Wallace and other small districts keep schools open for now

More than 50 percent of the students in North Idaho’s Wallace School District qualify for free-and-reduced-priced lunch. If everyone filled out the paperwork, superintendent Bob Ranells estimates that number might be closer to 85 percent.

The 470-something students in the Silver Valley district rely on schools for two meals a day, computers and some of the best internet in the valley, Ranells said.

That’s why he’s not planning to send them home to protect against a virus that hasn’t threatened his community, his county, or been confirmed in Northern Idaho so far. Not yet.

“We have a clean, safe place for children to be where we can feed them two meals a day,” Ranells said.

As Idaho has confirmed its first eight cases of COVID-19, the novel coronavirus sweeping the globe, districts across the state  have announced they’re closing, in an attempt to slow the spread of the disease.

The school closure announcements started to snowball after a Sunday conference call, where Dave Jeppesen, the state’s Health and Welfare Director, urged schools to remain open for the time being but said he realized they might be facing local pressure to close. Governors of bordering states Washington, Oregon and Utah have ordered school closures statewide.

Idaho’s Gov. Brad Little left that call up to each individual district. Within hours a dozen districts announced plans to close, including the state’s largest, West Ada, which abruptly changed course after parents and staff raised concerns about the district’s announcement it would stay open. West Ada Superintendent Mary Ann Ranells is Bob’s wife.

On Monday, President Donald Trump suggested Americans avoid gatherings of more than 10 people, nudging the snowballing closures into an avalanche. By midday Tuesday, the majority of Idaho districts announced plans to close their doors early or to extend their  upcoming spring break.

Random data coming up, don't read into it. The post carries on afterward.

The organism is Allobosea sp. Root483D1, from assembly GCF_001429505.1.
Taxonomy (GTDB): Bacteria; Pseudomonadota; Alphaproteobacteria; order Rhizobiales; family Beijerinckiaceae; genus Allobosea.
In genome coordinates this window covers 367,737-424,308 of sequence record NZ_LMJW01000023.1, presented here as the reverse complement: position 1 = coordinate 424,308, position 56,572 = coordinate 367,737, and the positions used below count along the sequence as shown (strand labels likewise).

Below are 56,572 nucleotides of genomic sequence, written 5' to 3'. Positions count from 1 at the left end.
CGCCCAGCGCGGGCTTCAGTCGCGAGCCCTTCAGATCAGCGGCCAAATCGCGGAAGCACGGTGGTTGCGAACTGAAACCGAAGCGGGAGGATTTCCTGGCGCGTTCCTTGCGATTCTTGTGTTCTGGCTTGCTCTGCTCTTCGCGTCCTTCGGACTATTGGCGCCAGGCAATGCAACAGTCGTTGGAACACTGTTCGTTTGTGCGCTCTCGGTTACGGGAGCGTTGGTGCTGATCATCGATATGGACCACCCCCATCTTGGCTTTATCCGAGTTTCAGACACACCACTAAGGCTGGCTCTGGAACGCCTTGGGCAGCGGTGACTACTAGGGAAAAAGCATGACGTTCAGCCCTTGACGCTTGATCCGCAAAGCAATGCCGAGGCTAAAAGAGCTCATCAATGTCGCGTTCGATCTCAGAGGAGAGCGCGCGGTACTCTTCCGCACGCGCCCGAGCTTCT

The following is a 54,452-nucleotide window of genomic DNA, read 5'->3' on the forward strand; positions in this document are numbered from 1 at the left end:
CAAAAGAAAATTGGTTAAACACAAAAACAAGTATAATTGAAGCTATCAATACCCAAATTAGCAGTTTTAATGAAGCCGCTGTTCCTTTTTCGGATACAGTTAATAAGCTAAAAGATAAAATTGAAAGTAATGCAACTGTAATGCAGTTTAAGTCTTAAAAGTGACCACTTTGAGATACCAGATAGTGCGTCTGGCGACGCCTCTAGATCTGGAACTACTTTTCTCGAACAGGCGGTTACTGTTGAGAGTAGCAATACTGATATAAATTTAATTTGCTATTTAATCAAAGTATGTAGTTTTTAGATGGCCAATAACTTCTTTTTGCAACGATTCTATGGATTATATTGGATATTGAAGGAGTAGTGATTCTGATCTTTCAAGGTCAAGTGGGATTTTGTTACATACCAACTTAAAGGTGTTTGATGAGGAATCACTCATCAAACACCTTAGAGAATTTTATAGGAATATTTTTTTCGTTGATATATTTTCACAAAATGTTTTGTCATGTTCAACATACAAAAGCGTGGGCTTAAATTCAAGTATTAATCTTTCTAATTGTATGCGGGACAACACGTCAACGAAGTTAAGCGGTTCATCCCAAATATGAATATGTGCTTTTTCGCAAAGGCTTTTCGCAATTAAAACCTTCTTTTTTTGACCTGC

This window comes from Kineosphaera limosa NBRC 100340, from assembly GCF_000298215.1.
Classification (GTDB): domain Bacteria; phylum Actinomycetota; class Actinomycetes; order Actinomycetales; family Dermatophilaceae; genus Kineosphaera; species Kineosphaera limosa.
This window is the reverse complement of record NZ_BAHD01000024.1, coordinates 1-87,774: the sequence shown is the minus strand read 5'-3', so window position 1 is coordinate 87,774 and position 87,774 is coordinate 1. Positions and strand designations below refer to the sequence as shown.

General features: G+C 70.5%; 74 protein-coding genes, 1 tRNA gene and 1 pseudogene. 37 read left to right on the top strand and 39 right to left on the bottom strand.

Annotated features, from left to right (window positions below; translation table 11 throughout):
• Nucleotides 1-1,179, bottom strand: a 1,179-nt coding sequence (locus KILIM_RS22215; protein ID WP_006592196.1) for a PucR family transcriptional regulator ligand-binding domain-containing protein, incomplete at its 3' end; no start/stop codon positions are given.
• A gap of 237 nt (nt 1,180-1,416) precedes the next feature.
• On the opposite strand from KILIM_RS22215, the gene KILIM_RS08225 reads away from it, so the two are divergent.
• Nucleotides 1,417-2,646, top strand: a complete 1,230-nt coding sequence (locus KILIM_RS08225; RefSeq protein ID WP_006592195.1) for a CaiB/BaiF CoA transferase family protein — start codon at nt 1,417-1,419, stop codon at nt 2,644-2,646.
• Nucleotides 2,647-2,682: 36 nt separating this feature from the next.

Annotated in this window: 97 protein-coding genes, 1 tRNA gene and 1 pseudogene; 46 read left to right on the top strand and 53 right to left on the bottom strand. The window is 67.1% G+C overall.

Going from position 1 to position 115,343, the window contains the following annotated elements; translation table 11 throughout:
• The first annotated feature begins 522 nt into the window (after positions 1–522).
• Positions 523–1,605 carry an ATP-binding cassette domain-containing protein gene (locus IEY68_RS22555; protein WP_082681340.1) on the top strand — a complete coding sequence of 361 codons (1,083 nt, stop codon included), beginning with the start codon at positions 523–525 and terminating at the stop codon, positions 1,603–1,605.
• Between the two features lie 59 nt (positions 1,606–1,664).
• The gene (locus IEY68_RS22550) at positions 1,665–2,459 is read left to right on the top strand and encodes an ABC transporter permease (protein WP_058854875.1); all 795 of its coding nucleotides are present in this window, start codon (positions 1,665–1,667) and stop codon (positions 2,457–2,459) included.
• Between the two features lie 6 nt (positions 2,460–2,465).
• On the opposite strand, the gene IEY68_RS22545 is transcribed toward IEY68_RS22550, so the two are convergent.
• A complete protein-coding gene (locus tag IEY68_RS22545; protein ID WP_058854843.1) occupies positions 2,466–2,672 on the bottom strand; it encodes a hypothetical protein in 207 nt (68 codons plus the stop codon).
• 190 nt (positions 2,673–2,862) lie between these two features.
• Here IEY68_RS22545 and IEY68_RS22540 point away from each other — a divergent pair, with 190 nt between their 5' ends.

As EdNews contacted the districts that remained open, from Weiser to Aberdeen, district officials announced they were actually going to close, either in response to federal guidance or local conditions.

“When the president came out and said groups of 10, we thought: OK we’re going to have to change our view,” said Jane Ward, Aberdeen superintendent. Instead of closing for spring break on Monday, March 23, as planned, Aberdeen district officials are closing up shop on Thursday of this week.

Ranells isn’t ready to shut down early.

Bob Ranells and his wife Mary Ann Ranells, the superintendent of the West Ada School District

So far, the Silver Valley doesn’t have a single confirmed case of COVID-19, Ranells said.  And he’s looking to guidance from the Centers of Disease Control that suggests short-term school closures, especially in the early-stages of widespread infection, likely won’t slow the spread of the virus. More effective closures, the CDC said, are eight weeks or longer.

“I’m open minded enough that if the Governor were to call a shutdown across the state, we’d be right there in compliance,” Ranells said. “Right now, until in the Silver Valley there is a greater driving force than  exists at this moment, we’re going to remain open.”

Ranells said area leaders are behind him. County and city officials have urged him to stay the course, he said, unless conditions change.

In a letter posted to the district website on Tuesday, Ranells assured parents and patrons that he’s in contact with the governor’s office, the Idaho School Boards Association, the local health district and surrounding school districts. He’s monitoring the situation and trying to make the best decisions for kids during “very fluid times.”

“I know there are people who are saying ‘just because everybody else is doing something, we maybe oughta be doing that,'” Ranells said. “I don’t operate that way. We’re going to take our situation and focus in on what’s best for our children and community.”

Still open:

According to information online, the following districts are open until further notice:

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